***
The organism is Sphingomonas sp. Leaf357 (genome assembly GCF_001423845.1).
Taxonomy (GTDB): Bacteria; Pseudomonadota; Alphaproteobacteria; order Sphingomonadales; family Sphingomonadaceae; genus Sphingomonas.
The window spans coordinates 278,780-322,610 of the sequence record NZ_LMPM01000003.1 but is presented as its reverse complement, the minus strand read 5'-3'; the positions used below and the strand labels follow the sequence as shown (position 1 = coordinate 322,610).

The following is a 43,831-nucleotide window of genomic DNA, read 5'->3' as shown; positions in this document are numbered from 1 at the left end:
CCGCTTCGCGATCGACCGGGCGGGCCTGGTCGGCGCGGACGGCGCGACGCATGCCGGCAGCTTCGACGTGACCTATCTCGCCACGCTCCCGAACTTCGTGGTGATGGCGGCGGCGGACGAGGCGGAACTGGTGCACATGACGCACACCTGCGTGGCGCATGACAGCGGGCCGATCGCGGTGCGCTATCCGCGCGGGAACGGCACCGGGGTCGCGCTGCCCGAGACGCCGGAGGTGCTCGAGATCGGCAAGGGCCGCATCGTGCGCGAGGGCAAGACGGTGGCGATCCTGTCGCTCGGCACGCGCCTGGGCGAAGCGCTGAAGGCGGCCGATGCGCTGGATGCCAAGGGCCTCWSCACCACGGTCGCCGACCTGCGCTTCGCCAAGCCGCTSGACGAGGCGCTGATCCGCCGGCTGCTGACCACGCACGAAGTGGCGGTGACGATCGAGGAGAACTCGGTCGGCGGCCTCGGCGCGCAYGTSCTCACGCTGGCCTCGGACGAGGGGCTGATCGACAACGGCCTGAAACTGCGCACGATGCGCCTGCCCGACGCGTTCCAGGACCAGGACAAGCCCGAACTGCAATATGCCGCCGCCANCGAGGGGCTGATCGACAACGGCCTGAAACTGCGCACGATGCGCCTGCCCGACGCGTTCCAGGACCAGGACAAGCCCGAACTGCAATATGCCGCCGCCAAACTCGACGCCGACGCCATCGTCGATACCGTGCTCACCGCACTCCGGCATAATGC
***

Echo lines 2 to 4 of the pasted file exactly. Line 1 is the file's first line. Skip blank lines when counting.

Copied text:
Taxonomy (GTDB): Bacteria; Pseudomonadota; Alphaproteobacteria; order Sphingomonadales; family Sphingomonadaceae; genus Sphingomonas.
The window spans coordinates 278,780-322,610 of the sequence record NZ_LMPM01000003.1 but is presented as its reverse complement, the minus strand read 5'-3'; the positions used below and the strand labels follow the sequence as shown (position 1 = coordinate 322,610).

The following is a 43,831-nucleotide window of genomic DNA, read 5'->3' as shown; positions in this document are numbered from 1 at the left end: